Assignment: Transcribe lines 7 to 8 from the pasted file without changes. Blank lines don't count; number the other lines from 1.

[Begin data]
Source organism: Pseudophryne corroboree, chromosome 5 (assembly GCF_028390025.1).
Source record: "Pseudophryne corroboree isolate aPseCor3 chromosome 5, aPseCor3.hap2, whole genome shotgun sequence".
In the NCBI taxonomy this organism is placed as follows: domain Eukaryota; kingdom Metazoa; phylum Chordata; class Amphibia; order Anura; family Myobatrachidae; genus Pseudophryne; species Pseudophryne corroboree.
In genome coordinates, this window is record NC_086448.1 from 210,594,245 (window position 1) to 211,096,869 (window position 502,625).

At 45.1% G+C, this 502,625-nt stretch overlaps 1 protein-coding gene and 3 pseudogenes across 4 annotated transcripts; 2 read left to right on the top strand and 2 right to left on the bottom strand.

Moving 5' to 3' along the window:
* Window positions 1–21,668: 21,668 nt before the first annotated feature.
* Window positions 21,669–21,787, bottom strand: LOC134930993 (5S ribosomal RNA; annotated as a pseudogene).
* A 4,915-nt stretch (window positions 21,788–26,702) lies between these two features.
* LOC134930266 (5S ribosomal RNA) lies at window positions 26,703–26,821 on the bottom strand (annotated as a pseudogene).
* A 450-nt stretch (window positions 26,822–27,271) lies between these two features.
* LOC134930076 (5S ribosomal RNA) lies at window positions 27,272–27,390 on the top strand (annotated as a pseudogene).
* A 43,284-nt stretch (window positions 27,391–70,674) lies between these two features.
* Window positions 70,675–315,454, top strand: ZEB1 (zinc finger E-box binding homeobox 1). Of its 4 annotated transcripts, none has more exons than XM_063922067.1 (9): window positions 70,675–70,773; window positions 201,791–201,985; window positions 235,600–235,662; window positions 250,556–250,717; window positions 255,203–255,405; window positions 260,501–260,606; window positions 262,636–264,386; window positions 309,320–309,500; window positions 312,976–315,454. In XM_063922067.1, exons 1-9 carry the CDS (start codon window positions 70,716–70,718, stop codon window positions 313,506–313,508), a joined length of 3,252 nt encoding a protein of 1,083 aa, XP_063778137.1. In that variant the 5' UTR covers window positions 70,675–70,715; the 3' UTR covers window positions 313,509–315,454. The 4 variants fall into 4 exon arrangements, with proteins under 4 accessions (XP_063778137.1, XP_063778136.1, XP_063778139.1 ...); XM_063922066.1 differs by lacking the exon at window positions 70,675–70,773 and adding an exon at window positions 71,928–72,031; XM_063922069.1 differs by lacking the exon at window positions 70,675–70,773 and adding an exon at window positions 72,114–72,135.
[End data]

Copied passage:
* Window positions 1–21,668: 21,668 nt before the first annotated feature.
* Window positions 21,669–21,787, bottom strand: LOC134930993 (5S ribosomal RNA; annotated as a pseudogene).